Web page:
One of the most cost-effective ways to get in front of new and existing customers is to send an oversized postcard. While email is also a valuable way to stay in touch, the fact is that some people respond better to direct mail. Why use an oversized postcard? It’s cheaper than a tri-fold brochure or letter. Even with full color front and back, an oversized postcard is a lot less expensive than paying for folding and an envelope.
It will often get hand-delivered to each recipient. Most companies will distribute a post card or other direct mail piece right to your recipient’s desk. If your postcard is big, bright and colorful, it’s likely to get attention It works for both new customers and existing ones. A postcard is an easy thing to send to past customers letting them know about new and upcoming events, products or services. And it’s also easy to rent a targeted direct mail list to help acquire new customers. Overall postal volume is down. Have you noticed that you’re getting less mail than you used to? Most companies are cutting back on direct mail, and the post office is trying to figure out if they should stop delivering mail on Tuesdays to save money.
With this trend, there’s an opportunity for your message to get through easier. With less overall mail coming to each person, there’s a greater likelihood that people will pay closer attention to your mailer. Here’s an example of a postcard we just did for my wife’s organization, Adventure Rabbi. In the past, we’ve sent out a tri-fold brochure or a four page business letter with a brochure.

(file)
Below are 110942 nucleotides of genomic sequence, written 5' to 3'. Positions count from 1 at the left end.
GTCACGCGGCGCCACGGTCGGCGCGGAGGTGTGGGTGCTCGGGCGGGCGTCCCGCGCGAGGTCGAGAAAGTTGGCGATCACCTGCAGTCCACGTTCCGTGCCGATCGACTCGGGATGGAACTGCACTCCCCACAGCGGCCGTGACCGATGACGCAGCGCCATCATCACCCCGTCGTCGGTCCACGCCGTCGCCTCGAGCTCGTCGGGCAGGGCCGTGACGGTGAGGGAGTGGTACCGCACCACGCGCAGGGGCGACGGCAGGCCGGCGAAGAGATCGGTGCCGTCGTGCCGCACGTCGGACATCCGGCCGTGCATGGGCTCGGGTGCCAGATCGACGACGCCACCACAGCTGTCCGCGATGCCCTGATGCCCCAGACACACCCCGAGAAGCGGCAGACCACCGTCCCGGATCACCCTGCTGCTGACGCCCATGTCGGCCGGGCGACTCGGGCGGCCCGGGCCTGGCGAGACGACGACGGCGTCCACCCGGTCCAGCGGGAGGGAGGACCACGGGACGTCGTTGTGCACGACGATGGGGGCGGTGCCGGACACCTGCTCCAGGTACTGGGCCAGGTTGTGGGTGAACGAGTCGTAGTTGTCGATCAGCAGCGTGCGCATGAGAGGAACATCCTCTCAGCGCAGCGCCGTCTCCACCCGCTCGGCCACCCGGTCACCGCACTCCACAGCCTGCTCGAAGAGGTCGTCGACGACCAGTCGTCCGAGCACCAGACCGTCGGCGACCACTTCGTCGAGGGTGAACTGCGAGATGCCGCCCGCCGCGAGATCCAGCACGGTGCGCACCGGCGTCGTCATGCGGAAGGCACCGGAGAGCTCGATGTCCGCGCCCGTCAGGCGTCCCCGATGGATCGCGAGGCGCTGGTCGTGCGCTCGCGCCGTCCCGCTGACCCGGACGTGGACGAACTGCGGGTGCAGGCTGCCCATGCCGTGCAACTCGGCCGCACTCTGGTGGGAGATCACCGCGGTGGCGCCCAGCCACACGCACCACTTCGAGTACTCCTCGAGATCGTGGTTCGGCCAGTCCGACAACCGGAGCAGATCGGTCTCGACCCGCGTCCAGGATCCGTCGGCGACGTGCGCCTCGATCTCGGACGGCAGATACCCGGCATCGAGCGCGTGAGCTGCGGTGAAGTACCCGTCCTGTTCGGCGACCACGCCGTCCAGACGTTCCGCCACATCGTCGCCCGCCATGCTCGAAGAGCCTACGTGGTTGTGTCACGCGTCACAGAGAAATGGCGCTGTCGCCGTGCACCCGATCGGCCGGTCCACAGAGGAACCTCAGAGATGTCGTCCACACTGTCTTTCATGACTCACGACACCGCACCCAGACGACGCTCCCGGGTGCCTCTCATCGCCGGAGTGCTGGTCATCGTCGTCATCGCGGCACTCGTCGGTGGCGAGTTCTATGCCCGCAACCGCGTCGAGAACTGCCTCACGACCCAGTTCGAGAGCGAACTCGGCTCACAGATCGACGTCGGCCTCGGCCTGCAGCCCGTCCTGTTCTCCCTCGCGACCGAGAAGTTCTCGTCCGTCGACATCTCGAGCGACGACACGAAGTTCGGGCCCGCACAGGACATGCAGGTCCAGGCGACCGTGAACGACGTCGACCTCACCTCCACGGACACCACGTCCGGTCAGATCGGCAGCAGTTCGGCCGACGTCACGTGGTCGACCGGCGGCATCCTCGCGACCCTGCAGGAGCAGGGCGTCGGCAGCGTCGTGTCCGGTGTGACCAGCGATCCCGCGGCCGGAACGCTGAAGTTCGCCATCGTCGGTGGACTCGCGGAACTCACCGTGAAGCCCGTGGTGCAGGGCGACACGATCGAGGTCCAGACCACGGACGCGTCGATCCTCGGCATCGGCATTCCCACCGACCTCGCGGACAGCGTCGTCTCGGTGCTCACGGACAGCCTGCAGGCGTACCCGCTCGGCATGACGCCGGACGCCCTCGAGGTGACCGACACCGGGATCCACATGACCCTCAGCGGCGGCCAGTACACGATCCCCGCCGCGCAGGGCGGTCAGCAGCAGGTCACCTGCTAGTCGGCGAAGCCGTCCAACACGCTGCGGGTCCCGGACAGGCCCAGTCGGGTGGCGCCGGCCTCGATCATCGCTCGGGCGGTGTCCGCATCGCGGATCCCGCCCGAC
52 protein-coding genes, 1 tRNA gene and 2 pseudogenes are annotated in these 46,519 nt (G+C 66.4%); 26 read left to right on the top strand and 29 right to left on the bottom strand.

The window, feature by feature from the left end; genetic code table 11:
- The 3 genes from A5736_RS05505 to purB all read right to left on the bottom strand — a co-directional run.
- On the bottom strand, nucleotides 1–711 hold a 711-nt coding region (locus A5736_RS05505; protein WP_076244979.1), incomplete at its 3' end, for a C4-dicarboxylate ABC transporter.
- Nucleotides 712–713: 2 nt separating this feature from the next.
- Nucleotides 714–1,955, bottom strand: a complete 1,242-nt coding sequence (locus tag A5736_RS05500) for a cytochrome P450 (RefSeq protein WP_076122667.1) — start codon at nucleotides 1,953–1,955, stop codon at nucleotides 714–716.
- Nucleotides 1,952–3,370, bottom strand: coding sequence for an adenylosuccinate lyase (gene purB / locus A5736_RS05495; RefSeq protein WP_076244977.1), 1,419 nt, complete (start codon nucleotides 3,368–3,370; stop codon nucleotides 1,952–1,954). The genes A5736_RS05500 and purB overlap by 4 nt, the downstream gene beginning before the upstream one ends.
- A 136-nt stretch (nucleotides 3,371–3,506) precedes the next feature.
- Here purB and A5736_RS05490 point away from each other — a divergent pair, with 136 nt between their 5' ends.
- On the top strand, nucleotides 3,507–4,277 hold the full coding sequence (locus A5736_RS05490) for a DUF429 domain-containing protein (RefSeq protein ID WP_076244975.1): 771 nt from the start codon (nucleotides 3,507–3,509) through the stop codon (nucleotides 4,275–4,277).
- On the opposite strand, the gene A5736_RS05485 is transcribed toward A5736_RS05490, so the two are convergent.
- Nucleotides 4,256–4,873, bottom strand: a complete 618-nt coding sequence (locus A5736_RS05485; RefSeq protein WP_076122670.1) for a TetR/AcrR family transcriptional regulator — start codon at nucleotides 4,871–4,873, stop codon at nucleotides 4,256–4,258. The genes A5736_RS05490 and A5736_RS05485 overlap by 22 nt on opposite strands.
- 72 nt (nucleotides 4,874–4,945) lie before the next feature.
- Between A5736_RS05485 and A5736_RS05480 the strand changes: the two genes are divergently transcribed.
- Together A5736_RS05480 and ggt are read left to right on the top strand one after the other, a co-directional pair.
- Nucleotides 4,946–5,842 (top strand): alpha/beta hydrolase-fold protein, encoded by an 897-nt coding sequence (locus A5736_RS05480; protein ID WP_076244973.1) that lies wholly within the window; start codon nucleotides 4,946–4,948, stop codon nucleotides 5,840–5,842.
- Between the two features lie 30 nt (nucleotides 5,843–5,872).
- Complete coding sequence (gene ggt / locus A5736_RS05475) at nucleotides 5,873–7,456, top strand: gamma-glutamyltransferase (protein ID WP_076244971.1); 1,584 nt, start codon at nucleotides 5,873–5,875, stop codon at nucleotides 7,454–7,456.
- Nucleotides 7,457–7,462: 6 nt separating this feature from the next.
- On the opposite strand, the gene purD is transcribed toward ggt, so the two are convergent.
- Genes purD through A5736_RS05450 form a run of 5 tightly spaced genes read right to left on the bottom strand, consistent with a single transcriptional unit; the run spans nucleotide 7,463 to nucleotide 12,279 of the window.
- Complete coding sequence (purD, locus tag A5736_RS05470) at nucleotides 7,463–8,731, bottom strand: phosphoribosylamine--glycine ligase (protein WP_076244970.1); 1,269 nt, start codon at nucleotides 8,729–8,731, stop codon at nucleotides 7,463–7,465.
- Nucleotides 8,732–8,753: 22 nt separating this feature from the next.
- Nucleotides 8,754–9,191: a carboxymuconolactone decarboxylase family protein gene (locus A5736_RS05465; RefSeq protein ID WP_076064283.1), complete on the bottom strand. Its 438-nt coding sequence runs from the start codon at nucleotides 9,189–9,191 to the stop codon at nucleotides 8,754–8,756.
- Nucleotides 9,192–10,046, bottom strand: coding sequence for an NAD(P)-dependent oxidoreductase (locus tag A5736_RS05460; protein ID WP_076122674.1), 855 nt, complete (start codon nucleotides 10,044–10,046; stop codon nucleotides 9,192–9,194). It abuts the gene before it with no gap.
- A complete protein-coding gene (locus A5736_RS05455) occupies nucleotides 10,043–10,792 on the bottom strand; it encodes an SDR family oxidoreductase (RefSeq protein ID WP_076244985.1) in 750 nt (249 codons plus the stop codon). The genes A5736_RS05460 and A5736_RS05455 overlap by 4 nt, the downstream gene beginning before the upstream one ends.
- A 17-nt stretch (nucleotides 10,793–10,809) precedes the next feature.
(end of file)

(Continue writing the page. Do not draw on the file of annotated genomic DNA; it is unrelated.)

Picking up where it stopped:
This year, to save money, we opted for an oversized postcard: The front has two photos on it (I took them) that features upcoming events. The psychological goal for using these photos is to allow the recipient to place themselves inside the photo and say, “Yes, I’d love to take part in this experience.” The back of the postcard uses the same color theme, and features a message that goes into more details about each upcoming event.
The back also has a series of smaller photos that attempt to connect with the recipient on an emotional level, and cause them to visit the website to sign up for the Ski Retreat or Passover Seder in the Desert. Here’s the back: In a tight economy, where discretionary income for travel is at a low point, reaching out with a postcard saved the Adventure Rabbi organization money, as well as enticed people to spend money.